Tom Mackenzie of Mackenzie & Ebert is under way with the final phase of greens renovation work at Minthis Golf Club in Paphos, Cyprus.
The first phase was completed in October 2019 and the current work focuses on the remaining eight greens and complexes. The start date was delayed due to the country’s lockdown restrictions as a specialist team from 1st Golf Construction was bringing equipment from the UK.
Mackenzie has redesigned the clay push-up greens and surrounds, which are being rebuilt to USGA specifications.
“Pafilia, the owner of the course and the project developers, have been bold in proceeding with this second phase of the work,” said Mackenzie. “It will mean that the work is completed when the world gets back to something like normal in 2021, assuming the Covid-19 situation improves. Those who have been to Minthis in recent years have witnessed its amazing rebirth. It is such a beautiful place to play with its wonderful new clubhouse, the monastery, orchard trees and vineyards. It is a unique experience.
“This green construction, follows the addition of the new tenth and eleventh holes, and not only will it add to variety and interest that the course offers, but the new greens will be better year-round and more disease tolerant.”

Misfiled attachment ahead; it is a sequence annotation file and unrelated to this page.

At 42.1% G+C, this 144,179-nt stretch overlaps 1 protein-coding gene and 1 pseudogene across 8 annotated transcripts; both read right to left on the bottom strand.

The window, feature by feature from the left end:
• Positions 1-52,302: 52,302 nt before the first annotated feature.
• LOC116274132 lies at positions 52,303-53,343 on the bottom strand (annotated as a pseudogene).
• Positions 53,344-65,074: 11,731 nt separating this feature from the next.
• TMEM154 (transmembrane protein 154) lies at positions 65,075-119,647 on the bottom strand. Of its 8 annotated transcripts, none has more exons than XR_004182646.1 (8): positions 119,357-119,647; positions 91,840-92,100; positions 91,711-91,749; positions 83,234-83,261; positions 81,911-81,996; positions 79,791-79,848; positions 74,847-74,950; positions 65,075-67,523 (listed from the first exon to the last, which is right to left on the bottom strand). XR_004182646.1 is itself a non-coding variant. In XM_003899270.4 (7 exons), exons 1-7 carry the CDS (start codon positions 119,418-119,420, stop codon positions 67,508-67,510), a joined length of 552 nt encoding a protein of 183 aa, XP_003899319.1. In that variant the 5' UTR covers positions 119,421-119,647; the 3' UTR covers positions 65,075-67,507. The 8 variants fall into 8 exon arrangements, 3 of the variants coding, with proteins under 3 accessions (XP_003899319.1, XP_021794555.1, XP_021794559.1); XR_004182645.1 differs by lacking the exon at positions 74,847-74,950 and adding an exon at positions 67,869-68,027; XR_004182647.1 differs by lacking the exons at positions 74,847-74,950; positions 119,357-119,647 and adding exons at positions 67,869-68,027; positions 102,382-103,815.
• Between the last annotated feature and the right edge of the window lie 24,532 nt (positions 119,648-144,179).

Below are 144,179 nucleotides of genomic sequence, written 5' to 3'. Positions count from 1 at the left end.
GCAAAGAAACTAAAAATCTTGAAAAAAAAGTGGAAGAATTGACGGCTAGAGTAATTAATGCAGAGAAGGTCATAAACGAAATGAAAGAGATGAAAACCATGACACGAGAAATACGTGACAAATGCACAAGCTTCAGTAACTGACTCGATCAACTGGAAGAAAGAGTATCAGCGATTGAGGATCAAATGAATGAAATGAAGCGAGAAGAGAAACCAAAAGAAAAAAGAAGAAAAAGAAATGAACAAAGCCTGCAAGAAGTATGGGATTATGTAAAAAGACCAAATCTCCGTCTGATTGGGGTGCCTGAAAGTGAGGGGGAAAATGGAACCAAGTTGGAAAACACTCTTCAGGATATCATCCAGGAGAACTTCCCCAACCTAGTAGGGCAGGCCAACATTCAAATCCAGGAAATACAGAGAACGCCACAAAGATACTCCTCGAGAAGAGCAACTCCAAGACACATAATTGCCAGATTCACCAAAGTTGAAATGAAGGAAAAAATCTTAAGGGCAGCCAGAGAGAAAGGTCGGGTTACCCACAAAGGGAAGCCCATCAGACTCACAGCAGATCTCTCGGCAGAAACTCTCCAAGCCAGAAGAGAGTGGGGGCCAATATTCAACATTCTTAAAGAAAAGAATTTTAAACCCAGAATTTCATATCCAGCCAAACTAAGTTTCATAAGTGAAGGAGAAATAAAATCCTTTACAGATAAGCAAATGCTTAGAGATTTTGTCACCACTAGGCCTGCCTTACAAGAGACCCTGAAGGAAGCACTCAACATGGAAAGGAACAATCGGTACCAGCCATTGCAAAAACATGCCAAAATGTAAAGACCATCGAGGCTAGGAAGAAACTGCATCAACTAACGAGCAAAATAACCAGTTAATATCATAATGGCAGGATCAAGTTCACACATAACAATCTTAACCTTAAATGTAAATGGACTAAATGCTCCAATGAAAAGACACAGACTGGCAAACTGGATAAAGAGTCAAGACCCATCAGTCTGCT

Minthis has recently been awarded an GEO OnCourse Certification and this phase will build on the work already completed.
During construction, the golf course remains operational with nine holes open for play. The club will re-lay cart paths and re-line the lake of the island green.
Golf operations at Minthis were temporarily suspended due to the global pandemic and, during this time, the club decided to make use of the non-playing period and complete some maintenance projects – including erosion and re-vegetation repairs – overseen by course manager, Chris Furneaux.
Recent work on the course has also included the remodelling of the irrigation lake, which was completed in May. It has now doubled in capacity to 3,800 cubic metres. Minthis is now able to store enough grey water and recycled rainwater to maintain and water the golf course all year round.
In addition, the control system for the pump station has been replaced with a Grundfos MPC control panel for a more consistent playing surface.
Renovation work is expected to be complete by the end of the year, so 18 holes can reopen in spring 2021.